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My Year of Healthy week six

Welcome and Thank You for coming!

As I write this, I am out of town (visiting family and enjoying the views) so I am foregoing my daily bulletproof coffee but I plan to continue drinking it throughout the month when I am at home. I do find it helps energize my workouts and enables me to extend my fasts longer. Intermittent fasting appeals to me because I love how I feel in the fasted state. It takes several weeks to reap the benefits from fasting. In the beginning you are hungry until your body becomes fat adapted and flips the switch to burn your own fat as fuel as opposed to needing your next meal for an energy source.

January was all about establishing healthy habits. I am happy to say I am on track working out regularly, drinking more water, being mindful when eating and reading before bed. Adding just one or two habits weekly made it so easy and doable. (I highly recommend anyone looking to make changes in their own lifestyle do it slowly and keep it simple.) A great article highlighting keeping things simple and being mindful to achieve wellness goals came up on one of my feeds this weekend. Paul Rudd was interviewed for Men’s Health magazine and they addressed how he prepared for his character Ant Man in a Marvel movie. Although the shirtless scene was eventually cut from the film, he spent many months getting in shape and preparing for the role. His advice resonated with me so I am including an excerpt here. “The most important tip? Paul Rudd’s secret to a superhero body? To eternal youth? To happiness? He holds out his hand at eye level. “Sleep.” He progressively lowers it as he goes through the rest. “Then diet. Then weights. Then cardio. People ask me, ‘Can you send me your meal plan? How many times a week do you work out? Do you drink? Do you eat carbs? Do you have a cheat day?’ The most important part of training is sleep. People will set their alarm and then sleep for four hours and they’ll get up so that they can train. They’re doing themselves a disservice. If you can somehow get eight hours of sleep . . .” It’s an investment in tomorrow, the perpetual sequel. Here’s what tomorrow will look like for Rudd: “I get up and I have a cup of coffee, and then I do cardio before I eat anything. I never would’ve done that before [Ant-Man]. I lift weights, hopefully at least three times a week. And I’ve learned so much about how my body reacts to foods, how it reacts to exercise, and where I’m happiest and how much it affects me mentally .” I loved Rudd’s advice, especially regarding sleep. As many sources confirm, inadequate sleep disrupts your hormones and can make you hungrier. He cuts out sugar, works out in a fasted state and is mindful about how different foods affect how he feels. I love how in tune he is to his own body and the way foods affect him. From experience I know that what I eat and drink the day and night before affect how I feel the next day. If I drink alcohol and or have starchy carbs, I am hungrier the next day and usually have shorter fasts. When I don’t drink alcohol, avoid starchy carbs and fill up on fiber, healthy fats and protein I am less hungry the next day. Paying attention to body cues can most definitely help you set yourself up for success when you have goals you want to achieve. As someone who sleeps deeply, dreams nightly but wakes up often I am hoping to figure out how to improve my sleep quality. I take magnesium glycinate, which helps me sleep for longer periods of time than I would without it. (I have tried every prescriptive and over the counter sleep aide over the last few years) Rudd touched on the importance of sleep. Improving sleep with lifestyle changes and food choices is a topic I look forward to learning more about and sharing with you throughout My Year of Healthy.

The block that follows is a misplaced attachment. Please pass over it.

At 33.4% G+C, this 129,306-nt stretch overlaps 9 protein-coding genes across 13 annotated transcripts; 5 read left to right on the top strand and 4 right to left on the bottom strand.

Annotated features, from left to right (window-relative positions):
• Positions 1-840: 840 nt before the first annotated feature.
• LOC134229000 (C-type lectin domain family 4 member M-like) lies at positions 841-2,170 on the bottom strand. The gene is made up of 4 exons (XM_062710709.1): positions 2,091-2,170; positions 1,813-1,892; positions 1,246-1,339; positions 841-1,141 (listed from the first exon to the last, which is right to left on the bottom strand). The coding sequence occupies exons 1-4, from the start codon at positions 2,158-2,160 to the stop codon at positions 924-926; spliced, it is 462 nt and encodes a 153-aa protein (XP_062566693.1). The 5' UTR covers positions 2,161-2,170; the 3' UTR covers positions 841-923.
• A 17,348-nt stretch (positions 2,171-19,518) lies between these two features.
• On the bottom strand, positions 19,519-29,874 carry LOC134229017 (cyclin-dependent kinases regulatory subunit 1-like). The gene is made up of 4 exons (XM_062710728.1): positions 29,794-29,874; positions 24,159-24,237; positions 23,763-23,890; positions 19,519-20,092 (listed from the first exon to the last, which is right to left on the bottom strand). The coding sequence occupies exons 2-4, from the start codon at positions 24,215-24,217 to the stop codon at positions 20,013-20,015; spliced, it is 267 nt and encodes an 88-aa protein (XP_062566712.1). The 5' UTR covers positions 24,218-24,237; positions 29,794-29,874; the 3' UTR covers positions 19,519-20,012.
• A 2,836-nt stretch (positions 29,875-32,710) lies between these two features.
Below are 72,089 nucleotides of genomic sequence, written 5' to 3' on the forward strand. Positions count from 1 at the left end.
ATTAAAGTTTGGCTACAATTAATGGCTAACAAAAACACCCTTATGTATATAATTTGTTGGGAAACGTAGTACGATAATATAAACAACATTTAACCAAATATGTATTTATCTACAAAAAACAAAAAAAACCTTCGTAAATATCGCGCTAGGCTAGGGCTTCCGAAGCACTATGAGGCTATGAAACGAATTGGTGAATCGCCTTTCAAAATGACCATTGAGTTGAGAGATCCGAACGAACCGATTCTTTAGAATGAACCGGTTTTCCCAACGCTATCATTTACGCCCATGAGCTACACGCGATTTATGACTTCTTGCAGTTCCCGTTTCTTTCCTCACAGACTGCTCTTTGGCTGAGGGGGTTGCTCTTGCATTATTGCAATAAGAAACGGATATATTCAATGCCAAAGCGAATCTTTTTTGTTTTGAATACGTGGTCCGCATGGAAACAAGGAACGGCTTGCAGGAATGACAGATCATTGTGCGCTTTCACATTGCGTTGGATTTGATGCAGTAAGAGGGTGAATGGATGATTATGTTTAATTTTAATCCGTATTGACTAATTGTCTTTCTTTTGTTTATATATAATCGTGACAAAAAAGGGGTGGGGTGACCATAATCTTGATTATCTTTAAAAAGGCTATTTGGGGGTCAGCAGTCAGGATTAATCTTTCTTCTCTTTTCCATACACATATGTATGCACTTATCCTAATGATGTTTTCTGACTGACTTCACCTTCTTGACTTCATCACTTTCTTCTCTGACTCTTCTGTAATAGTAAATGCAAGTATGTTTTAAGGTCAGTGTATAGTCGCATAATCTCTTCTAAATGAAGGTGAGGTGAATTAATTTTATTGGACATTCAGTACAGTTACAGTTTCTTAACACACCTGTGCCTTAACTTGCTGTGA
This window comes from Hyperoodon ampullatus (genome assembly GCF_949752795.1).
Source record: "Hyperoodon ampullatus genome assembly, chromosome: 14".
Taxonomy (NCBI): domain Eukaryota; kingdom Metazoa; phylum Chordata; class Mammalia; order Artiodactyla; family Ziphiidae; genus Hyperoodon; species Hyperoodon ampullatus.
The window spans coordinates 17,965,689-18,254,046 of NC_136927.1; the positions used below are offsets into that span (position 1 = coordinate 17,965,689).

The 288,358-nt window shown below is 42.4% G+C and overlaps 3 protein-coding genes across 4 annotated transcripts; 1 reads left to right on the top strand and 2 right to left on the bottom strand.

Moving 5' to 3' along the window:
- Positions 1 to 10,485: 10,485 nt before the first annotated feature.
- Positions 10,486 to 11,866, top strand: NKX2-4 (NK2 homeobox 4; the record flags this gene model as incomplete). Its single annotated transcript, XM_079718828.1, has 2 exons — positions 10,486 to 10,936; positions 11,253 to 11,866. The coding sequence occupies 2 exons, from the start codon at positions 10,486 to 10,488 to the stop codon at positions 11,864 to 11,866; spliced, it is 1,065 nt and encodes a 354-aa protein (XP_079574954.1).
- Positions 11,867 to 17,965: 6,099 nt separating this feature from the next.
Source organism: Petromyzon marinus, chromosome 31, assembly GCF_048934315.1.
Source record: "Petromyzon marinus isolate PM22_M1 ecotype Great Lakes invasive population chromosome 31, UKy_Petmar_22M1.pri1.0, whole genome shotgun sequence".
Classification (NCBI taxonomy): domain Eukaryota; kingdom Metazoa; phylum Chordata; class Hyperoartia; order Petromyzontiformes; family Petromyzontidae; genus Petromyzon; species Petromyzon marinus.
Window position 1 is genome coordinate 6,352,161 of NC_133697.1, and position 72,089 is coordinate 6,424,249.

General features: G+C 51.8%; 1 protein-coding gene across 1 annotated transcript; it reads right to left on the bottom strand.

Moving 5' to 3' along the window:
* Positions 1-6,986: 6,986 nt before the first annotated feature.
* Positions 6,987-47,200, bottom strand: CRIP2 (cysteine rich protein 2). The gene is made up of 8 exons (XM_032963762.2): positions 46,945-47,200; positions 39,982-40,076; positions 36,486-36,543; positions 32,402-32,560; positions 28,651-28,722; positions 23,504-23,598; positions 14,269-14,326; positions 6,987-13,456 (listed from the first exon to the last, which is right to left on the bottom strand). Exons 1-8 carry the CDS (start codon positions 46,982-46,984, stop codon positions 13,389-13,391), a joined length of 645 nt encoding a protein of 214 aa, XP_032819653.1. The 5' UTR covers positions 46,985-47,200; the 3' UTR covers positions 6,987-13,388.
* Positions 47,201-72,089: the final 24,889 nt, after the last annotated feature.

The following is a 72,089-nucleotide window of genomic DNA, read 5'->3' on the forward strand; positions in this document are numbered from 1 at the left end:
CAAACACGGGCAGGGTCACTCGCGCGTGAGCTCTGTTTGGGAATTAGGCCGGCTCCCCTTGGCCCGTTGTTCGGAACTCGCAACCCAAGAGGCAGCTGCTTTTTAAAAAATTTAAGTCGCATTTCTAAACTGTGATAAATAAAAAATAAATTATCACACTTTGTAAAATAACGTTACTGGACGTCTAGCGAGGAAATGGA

As always, Fill Up On Healthy and have less room for the other stuff.


Paula Gladstone

*DISCLAIMER: While Paula Gladstone is a certified Health Coach from Precision Nutrition, this website does not provide medical or nutritional advice. The blog and related articles have been developed for informational purposes only. The content on this website and blog does not substitute for professional medical advice, diagnosis or treatment. Always seek the advice of your physician, nutritionist, dietitian or other qualified healthcare provider with any questions you may have regarding certain dietary needs or restrictions before proceeding with a new diet or health care regimen.

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